Project Glass

One of Google’s latest projects is entitled “Project Glass.”  Through this project, Google hope to successfully develop a prototype for an augmented reality head-mounted display.  The purpose of these “glasses” is to essentially provide a hands free smartphone; the information would be available through the glasses.  They would also allow for interaction with the internet through a series of “natural language” voice commands, very similar to that of Siri, the voice command program introduced on Apple’s latest iPhone, the iPhone 4S.  Unlike the iPhone, however, these glasses will use Google’s Android operating system.

As of now, the prototype for the first Project Glass looks similar to a normal pair of eyeglasses, but instead of the usual lens found in these glasses, Google has inserted a heads-up display.  Google hopes to be able to further develop this technology so that it may be integrated in to people’s normal eyewear, no changes necessary.  Babak Parviz, the electrical engineer who announced this project on Google+, has also been working on adapting this technology so that it is possible to integrate it with contact lenses.  The other announcers of this project include Steve Lee, a project manager and “geolocation specialist,” as well as Sebastian Thrun, who has made a name for himself with his development of Udacity as well as the self-driving car project he has been working on.

On an interview with Charlie Rose, Sebastian Thrun actually operates the Project Glass prototype.  He takes a picture with a button on the headset, and then his eyes visibly tilt as he looks at the a list of personal contacts and picture, which appear automatically.  He then moves his head from side to side in order to select one, with a simple nod to confirm.

The article discussing this interview, which contains a link to the interview itself, can be found at the following link: http://www.technolog.msnbc.msn.com/technology/technolog/google-glass-gets-demonstrated-camera-interview-737903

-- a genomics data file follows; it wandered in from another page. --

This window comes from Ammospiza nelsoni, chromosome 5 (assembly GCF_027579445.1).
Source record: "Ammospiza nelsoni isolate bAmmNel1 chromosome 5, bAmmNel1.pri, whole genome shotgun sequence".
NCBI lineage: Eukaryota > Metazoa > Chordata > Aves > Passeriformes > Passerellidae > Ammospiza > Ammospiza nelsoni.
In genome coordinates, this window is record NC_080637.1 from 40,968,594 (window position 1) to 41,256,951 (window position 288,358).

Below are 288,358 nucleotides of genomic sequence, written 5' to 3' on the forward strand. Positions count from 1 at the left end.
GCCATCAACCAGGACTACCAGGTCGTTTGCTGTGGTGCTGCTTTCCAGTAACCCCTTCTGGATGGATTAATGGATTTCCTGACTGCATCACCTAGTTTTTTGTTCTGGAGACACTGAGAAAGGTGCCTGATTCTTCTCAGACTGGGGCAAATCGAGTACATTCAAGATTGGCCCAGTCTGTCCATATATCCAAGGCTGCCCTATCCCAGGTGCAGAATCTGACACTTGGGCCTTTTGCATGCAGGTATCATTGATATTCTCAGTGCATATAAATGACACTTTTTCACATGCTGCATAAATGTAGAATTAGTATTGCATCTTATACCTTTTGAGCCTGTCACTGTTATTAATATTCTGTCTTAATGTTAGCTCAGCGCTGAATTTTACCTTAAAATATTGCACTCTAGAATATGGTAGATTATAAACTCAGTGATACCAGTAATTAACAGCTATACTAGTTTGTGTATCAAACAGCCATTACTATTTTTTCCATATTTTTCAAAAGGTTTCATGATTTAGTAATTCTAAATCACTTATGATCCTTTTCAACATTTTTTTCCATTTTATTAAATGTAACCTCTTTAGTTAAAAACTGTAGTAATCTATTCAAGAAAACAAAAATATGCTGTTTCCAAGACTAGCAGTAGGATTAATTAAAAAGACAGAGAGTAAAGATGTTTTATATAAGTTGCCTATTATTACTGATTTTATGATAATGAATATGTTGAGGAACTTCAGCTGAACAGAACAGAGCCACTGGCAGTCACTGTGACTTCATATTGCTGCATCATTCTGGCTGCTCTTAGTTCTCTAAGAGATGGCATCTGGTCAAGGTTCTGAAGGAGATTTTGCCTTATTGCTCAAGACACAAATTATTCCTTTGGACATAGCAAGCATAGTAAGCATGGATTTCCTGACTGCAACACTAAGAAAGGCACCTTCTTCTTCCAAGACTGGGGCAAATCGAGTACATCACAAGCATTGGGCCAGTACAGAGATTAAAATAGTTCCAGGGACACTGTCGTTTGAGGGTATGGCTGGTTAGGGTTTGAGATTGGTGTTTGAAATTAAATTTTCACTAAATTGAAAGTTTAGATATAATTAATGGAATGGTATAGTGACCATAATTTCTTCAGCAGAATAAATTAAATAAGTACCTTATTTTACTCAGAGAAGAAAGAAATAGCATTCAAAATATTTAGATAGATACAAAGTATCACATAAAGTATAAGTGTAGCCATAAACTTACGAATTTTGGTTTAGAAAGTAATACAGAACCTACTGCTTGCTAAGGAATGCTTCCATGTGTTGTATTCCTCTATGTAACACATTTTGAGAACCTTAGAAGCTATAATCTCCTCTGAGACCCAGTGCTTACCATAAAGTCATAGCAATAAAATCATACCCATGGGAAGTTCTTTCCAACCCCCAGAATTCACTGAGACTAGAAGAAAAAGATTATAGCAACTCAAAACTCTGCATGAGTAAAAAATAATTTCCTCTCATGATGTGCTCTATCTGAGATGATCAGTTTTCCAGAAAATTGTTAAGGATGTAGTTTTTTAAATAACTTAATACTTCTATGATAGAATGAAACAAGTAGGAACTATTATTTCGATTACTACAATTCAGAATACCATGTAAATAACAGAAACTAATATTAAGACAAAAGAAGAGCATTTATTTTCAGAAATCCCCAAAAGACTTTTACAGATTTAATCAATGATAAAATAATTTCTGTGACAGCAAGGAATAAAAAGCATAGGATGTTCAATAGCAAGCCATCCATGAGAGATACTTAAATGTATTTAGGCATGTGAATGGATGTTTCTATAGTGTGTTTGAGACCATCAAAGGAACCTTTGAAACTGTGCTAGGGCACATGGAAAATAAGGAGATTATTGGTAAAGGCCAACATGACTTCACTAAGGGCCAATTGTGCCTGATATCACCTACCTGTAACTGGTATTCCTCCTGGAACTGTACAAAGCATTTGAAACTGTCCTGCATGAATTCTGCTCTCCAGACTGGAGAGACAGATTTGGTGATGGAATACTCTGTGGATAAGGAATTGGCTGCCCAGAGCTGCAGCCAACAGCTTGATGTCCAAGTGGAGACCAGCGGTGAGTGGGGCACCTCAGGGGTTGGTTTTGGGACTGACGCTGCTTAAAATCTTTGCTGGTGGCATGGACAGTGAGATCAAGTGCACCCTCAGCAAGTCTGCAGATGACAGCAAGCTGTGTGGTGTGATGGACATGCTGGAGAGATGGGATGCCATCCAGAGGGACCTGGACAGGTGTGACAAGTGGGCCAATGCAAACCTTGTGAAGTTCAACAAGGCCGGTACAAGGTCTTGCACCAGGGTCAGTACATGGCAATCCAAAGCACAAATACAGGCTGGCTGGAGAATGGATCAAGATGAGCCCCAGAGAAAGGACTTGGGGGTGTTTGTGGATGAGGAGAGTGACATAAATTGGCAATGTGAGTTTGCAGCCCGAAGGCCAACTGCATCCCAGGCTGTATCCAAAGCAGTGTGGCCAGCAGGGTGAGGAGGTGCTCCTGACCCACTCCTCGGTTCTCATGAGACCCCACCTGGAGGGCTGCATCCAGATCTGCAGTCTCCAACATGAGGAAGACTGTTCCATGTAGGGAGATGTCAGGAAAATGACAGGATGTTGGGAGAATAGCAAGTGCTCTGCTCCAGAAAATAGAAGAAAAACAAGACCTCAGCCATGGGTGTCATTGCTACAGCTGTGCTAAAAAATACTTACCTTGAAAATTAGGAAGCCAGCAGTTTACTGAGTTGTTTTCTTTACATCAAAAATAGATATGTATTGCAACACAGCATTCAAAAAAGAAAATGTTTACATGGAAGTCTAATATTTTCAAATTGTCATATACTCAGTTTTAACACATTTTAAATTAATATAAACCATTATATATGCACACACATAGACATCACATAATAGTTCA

This product is not being introduced without skepticism, however.  An article on TechCrunch.com points out some major flaws and limitations in the Project Glass prototype discussed above.  This article points out how Thrun never actually gives the prototype any voice commands, a feature that has been expected in the prototype since the beginning of April, when a video about the product was initially released.

This article goes on to discuss the picture Thrun took of Rose.  The author notes that the picture does appear as advertised, but he says that the image quality is not only unacceptable, but that it is downright terrible.  He states, and I agree, that this problem is quite serious in this day in age with the vast leaps technology has made with digital photography.  He goes on to note that Google does not seem to be taking this image quality very seriously, something I found quite surprising considering Google’s seeming need for perfection.  This author says that the majority of Google’s past products are “half-baked,” which is where I disagree with the author.

Despite these limitations, I find this to be a very intriguing.  It is not the first of its kind, something I was unaware of before looking further into this topic.  Based on some research on my part, I believe that these head-mounted displays began with military uses during the mid-seventies.  It was incorporated into an aircraft for experimental purposes to see if it could aid in targeting heat seeking missiles.  Throughout the history of head-mounted displays, the SAAF (South African Air Force) seems to be one of the primary drivers in implementing these head-mounted displays into their aircrafts.  These displays are still being integrated into the cockpits of modern helicopters and fighter aircrafts.

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